Bernard Holland’s Nov. 4 column in The New York Times . . .
. . . revisits the familiar issue of the relationship between composers and audiences. What responsibility does the composer have to speak intelligibly to an audience? What is the listener’s responsibility? Who sets the terms of this transaction?
"In classical music," Holland observes, "the onus of responsibility has been shifted from creator to receptor." In the past century, compositional techniques have advanced more rapidly than the capacity of most listeners to absorb them. If listeners can’t or won’t keep up with new developments, that’s their problem. Creativity shouldn’t be retarded by public incomprehension.
The classic summation of this argument (in music, at least) is Milton Babbitt's (in)famous 1958 article "Who Cares if You Listen?" You can read it here:
Holland asks, "Do I owe the waiter a good tip, or does he owe me good service?" Babbitt would answer that he’s not a waiter. He’s not even a chef serving paying customers. He’s cooking in his own kitchen, and if the guests at his table don’t like the food they can go home hungry. Babbitt rejects the idea that art-music is a transaction in which the creator is obliged to please the consumer.
Babbitt spent most of his career as an academic, on the faculties of Princeton University and the Juilliard School; he could afford not to care whether the public liked his music. So could Charles Ives, who made a comfortable living as an insurance executive. Read the biographies of trailblazing or contrarian composers, from the Renaissance to the current day, and you’ll find very few who weren’t independently wealthy, or subsidized by a wealthy patron, or employed by an institution, or earning the bulk of their incomes either in nonmusical pursuits or as performing artists (and not just performing their own compositions).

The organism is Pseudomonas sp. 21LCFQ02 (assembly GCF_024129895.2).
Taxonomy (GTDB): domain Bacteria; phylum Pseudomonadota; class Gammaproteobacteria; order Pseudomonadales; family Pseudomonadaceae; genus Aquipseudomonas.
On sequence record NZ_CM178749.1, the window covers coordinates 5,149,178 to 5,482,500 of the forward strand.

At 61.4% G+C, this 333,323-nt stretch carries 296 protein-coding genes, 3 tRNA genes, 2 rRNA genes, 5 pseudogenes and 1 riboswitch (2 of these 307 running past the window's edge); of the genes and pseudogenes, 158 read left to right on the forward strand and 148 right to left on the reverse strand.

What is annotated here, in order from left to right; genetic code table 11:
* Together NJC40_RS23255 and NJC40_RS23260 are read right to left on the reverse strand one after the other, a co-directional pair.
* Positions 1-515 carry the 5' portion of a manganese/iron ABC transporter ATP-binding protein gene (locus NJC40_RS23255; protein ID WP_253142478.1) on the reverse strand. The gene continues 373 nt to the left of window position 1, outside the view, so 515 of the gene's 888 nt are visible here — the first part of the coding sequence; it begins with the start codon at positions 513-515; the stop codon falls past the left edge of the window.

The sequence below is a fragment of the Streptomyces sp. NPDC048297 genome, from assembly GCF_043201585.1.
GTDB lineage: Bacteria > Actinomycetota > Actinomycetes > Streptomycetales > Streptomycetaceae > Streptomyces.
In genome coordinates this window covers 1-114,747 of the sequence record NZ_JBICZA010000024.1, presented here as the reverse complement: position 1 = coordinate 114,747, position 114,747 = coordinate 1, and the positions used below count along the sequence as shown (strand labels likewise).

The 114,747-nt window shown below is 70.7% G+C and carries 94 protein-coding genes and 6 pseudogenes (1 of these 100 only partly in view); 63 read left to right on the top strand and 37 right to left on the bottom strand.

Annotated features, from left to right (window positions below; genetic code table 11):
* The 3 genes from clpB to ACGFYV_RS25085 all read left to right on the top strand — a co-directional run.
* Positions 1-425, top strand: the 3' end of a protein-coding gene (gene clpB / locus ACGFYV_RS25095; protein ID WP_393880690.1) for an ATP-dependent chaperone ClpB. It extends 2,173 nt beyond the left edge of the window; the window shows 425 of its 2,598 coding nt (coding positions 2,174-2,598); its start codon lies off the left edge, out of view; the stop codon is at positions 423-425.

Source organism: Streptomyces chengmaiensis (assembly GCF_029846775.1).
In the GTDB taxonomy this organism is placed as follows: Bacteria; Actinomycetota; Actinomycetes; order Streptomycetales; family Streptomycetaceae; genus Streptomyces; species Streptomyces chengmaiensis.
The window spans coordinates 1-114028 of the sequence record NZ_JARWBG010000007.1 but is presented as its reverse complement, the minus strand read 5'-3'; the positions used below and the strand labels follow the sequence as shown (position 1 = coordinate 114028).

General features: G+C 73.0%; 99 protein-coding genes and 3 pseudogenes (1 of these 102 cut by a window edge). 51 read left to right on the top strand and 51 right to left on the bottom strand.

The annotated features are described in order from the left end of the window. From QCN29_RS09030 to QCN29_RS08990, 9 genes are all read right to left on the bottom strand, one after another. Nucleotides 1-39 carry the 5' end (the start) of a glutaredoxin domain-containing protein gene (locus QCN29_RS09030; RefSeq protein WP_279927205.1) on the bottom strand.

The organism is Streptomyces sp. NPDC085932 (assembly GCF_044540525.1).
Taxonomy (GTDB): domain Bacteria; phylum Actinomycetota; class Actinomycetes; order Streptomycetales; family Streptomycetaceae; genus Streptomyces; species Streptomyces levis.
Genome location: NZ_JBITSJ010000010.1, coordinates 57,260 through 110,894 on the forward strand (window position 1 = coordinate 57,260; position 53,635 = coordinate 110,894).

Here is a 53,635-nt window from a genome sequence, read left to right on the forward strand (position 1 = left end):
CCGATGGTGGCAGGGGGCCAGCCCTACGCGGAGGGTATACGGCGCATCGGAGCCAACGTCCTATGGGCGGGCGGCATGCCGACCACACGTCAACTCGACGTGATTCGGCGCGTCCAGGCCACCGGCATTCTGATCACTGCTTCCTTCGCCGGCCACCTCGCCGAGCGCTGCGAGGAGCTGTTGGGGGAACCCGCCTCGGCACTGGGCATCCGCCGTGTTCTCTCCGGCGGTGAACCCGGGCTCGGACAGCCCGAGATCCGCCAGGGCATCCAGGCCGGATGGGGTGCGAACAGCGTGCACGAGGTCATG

The performer is the key intermediary in the composer-public transaction, certainly in modern times. Audiences generally are induced to listen to unfamiliar or challenging music by proselytizing re-creative performing artists, whose virtuosity and cachet sell the tickets.
If Yo-Yo Ma hadn’t organized his Silk Road Project, how many listeners would pay to hear music from Central Asia? If Esa-Pekka Salonen, Neeme Järvi and Osmo Vänskä weren’t leading conductors, what music from the Baltic states, other than Sibelius, would be heard outside Eastern Europe? Would Chinese composers be heard as widely in the West if there weren’t so many performers of Chinese descent in Western classical music? (Imagine works by Zhou Long or Bright Sheng being played in Richmond absent the Shanghai Quartet.)
More historically distant art-music is no less dependent on the advocacy of performers. Where would Hummel be today without Stephen Hough, or Alkan without Marc-André Hamelin, or Charpentier without William Christie, or Zelenka without Heinz Holliger? Would Washington National Opera patrons have paid big bucks to hear Gomes’ "Il guarany" or Giordano’s "Fedora" without Plácido Domingo in the starring roles?
The more arcane or challenging the music, the more dependent it is on re-creative advocates – or, to put it another way, the more the composer enjoys creative freedom via celebrity endorsement.
When a contemporary composer gets a piece played by the Kronos Quartet or Ethel or eighth blackbird, most of the audience shows up not for the composition but for the performers. They are the waiters getting patrons in the door and earning tips. The composer is the chef getting a split of the proceeds, whether or not the diners find the dish tasty or digestible.
ADDENDUM: Check out this ongoing conversation at NewMusicBox about how composers make money (or don't):